Description of original award (Fiscal Year 2022, $249,085)
In recent years, violent crime has soared in Roanoke, Danville, and Lynchburg, Virginia. For example, in 2016 in Danville, the homicide rate spiked from an average of four murders per year to a total of 16. “If you look at the past 30 years, we’ve had lots of highs and lows. 2016 was probably the low point for this community," Danville Police Captain Steve Richardson said. "We really turned the corner with 21st century policing, partnering with the community and being problem solvers and innovators." As a result of our efforts in 2018, 2019 and 2020 Danville has seen a 38% decrease in homicides from 2019 to 2020. Between 2016 and 2020, homicides dropped by 71% and robberies also fell by 84% during this time.
Moreover, in recent years, Roanoke has ranked, per capita, as one of the most violent cities in the Commonwealth of Virginia and has seen a dramatic increase in opioid overdose deaths in the last two years. Roanoke’s homicides and aggravated assaults saw an increase of 13% and 26% respectively. Aggravated assaults with a firearm hit an eleven year high in 2020. Like Roanoke, the city of Lynchburg has also experienced a recent increase in gang violence, and local police attribute the almost tripling of the city’s homicide rate last year to gang shootings. I. Historically the most violent gang in Danville has been the Rollin 60s Neighborhood Crips (prosecuted by the USAO for racketeering); that gang has started emerging in Lynchburg. Investigations have shown a link between the flow of narcotics between Danville and Lynchburg. Homicides and aggravated assaults saw an increase of 33% and 21% respectively. Local and state law enforcement personnel attribute this violence to increased national street gang activity, which is consistent with statewide crime trends. According to the Virginia Gang Investigators Association, there may be over 200 gangs in the Commonwealth of Virginia with over 10,000 members.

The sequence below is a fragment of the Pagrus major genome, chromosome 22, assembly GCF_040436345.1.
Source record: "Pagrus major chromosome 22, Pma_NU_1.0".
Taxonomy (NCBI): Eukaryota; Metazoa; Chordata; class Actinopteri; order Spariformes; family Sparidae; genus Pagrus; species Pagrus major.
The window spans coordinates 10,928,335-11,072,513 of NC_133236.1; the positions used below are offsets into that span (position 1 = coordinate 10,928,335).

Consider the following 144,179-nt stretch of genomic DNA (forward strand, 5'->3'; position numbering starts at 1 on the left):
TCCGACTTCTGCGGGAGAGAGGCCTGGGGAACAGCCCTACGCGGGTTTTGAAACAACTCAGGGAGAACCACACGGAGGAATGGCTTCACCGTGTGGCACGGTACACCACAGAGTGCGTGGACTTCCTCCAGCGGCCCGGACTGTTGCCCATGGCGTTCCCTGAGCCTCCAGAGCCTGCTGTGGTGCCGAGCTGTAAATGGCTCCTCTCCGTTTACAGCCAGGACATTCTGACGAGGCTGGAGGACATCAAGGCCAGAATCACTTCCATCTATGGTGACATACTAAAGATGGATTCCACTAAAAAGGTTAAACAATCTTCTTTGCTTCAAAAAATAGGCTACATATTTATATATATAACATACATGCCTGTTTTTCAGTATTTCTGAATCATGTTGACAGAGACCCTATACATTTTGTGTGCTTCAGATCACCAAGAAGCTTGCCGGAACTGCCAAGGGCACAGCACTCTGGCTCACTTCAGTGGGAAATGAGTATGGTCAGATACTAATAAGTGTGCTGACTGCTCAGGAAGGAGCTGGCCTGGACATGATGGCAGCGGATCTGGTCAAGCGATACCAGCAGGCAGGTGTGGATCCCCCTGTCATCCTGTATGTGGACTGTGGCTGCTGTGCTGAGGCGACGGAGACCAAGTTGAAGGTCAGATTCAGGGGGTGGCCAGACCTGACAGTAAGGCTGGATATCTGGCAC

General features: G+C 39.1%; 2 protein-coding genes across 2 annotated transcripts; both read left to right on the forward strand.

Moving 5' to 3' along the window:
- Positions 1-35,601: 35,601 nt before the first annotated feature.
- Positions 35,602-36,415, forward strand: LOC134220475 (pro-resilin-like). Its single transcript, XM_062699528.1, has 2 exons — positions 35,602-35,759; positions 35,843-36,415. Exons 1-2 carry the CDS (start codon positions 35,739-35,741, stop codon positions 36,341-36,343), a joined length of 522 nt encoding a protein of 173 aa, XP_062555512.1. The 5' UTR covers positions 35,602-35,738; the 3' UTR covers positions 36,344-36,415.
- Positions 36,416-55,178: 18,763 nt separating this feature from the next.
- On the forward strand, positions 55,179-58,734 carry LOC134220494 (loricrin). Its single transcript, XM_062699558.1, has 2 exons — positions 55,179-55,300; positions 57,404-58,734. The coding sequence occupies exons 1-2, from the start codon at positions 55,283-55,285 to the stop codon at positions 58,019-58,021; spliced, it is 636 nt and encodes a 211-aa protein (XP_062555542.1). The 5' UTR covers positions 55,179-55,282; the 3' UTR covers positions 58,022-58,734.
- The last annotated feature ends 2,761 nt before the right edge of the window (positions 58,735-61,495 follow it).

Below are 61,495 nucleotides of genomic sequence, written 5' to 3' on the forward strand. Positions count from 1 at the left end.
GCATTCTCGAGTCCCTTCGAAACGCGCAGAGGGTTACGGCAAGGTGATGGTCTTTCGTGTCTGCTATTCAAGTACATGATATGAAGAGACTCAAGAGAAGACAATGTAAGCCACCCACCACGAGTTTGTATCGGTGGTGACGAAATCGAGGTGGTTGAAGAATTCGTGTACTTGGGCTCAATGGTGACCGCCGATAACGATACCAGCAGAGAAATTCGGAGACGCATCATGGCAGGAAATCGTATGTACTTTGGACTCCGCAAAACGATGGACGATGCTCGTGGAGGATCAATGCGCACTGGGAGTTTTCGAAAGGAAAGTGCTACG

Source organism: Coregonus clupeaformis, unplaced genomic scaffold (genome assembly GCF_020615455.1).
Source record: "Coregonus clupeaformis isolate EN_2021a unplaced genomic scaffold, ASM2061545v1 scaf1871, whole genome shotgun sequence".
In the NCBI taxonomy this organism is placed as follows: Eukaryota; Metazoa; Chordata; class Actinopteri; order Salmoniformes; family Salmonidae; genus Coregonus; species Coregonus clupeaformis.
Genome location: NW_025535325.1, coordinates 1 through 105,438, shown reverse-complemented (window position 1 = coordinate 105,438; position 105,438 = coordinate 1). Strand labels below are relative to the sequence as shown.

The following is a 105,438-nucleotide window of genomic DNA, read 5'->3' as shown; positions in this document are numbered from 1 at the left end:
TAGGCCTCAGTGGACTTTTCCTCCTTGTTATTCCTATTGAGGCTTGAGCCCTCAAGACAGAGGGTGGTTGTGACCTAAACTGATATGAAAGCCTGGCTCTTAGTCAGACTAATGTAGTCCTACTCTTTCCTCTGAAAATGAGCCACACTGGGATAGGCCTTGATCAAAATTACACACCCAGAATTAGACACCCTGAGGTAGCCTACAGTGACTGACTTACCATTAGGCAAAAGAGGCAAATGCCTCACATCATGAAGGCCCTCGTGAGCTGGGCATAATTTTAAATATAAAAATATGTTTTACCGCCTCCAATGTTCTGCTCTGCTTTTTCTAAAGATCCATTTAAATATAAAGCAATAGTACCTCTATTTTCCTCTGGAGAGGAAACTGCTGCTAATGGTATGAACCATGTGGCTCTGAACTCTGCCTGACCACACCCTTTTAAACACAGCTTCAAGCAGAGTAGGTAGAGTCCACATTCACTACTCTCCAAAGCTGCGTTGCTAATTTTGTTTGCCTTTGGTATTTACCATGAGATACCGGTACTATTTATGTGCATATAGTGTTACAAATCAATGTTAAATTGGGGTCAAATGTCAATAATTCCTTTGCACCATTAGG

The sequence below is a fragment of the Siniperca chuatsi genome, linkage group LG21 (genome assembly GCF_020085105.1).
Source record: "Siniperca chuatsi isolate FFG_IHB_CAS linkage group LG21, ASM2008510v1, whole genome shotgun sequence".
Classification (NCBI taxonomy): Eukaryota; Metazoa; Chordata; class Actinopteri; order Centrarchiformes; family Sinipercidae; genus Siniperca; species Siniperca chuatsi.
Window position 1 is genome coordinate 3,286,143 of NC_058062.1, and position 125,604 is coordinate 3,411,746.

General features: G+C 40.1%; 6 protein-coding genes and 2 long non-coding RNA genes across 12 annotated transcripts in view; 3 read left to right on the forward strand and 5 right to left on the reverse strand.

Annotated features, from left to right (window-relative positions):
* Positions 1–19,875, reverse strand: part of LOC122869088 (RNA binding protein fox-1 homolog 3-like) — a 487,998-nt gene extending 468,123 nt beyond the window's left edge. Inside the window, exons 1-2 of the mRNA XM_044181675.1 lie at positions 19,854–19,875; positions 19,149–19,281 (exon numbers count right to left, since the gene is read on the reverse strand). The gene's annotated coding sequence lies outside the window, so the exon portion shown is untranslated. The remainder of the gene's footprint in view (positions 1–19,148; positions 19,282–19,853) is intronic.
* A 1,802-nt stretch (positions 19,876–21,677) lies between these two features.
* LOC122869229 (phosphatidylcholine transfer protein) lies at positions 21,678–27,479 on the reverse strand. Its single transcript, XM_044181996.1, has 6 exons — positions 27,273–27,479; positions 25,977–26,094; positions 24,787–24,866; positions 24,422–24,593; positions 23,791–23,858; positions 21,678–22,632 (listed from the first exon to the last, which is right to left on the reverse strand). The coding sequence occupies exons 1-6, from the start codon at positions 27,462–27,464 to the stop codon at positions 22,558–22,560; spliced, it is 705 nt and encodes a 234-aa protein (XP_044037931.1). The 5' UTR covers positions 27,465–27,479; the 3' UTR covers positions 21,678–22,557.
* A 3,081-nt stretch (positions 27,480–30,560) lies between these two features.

In response to this rise in violent crime, and building on past success as well as lessons learned, the WDVA USAO’s work will be rooted in the four key principles listed in the United States Justice, Office of the Deputy Attorney General, Comprehensive Strategy for Reducing Violent Crime Memo, dated May 26, 2021. These will include fostering trust and legitimacy in the communities we serve, investing in community based prevention and intervention programs, setting strategic enforcement priorities, and measuring the results of our efforts. We will implement one or more effective strategies to prevent, respond to, and reduce violent crime (see Natalie Kroovand Hipple and Edmund F. McGarrell, “Supporting Effective Implementation of Strategic Crime Reduction Efforts,” Research in Brief, The Police Chief 81 (September 2014): 14–15 at http://www.policechiefmagazine.org/researchin-brief-supporting-effectiv…).
We will also support the specific activities and resource requirements of the PSN team with the goal of implementing the district’s PSN strategy in collaboration with all relevant partners and stakeholders.
- Centralizing and Increasing the Reporting, Identification, and Repatriation of Unidentified Migrants in Texas Border Counties
- Eastern KY CEP will facilitate Comprehensive, Collaborative Community Supports to Improve Crisis Stabilization and Reentry Success among women and Rural KY jails.
- Expanding Multidisciplinary Threat Assessment and Intervention Teams